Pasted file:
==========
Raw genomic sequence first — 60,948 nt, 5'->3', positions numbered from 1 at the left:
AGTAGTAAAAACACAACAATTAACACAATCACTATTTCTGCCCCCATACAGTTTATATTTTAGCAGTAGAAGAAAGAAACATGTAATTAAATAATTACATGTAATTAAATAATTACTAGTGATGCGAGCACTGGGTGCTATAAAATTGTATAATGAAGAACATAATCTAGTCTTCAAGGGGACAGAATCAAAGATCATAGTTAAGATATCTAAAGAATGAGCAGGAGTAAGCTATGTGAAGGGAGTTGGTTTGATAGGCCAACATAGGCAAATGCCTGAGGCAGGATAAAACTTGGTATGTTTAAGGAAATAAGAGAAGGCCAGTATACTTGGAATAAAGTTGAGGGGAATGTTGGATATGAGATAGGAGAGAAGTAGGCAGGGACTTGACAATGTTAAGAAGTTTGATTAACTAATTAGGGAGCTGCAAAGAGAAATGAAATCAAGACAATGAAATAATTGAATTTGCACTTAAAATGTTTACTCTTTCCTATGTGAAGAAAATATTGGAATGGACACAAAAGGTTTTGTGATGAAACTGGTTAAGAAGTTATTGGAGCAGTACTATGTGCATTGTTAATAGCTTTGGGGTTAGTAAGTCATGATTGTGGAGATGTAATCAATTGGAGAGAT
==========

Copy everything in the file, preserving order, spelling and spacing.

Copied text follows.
Raw genomic sequence first — 60,948 nt, 5'->3', positions numbered from 1 at the left:
AGTAGTAAAAACACAACAATTAACACAATCACTATTTCTGCCCCCATACAGTTTATATTTTAGCAGTAGAAGAAAGAAACATGTAATTAAATAATTACATGTAATTAAATAATTACTAGTGATGCGAGCACTGGGTGCTATAAAATTGTATAATGAAGAACATAATCTAGTCTTCAAGGGGACAGAATCAAAGATCATAGTTAAGATATCTAAAGAATGAGCAGGAGTAAGCTATGTGAAGGGAGTTGGTTTGATAGGCCAACATAGGCAAATGCCTGAGGCAGGATAAAACTTGGTATGTTTAAGGAAATAAGAGAAGGCCAGTATACTTGGAATAAAGTTGAGGGGAATGTTGGATATGAGATAGGAGAGAAGTAGGCAGGGACTTGACAATGTTAAGAAGTTTGATTAACTAATTAGGGAGCTGCAAAGAGAAATGAAATCAAGACAATGAAATAATTGAATTTGCACTTAAAATGTTTACTCTTTCCTATGTGAAGAAAATATTGGAATGGACACAAAAGGTTTTGTGATGAAACTGGTTAAGAAGTTATTGGAGCAGTACTATGTGCATTGTTAATAGCTTTGGGGTTAGTAAGTCATGATTGTGGAGATGTAATCAATTGGAGAGAT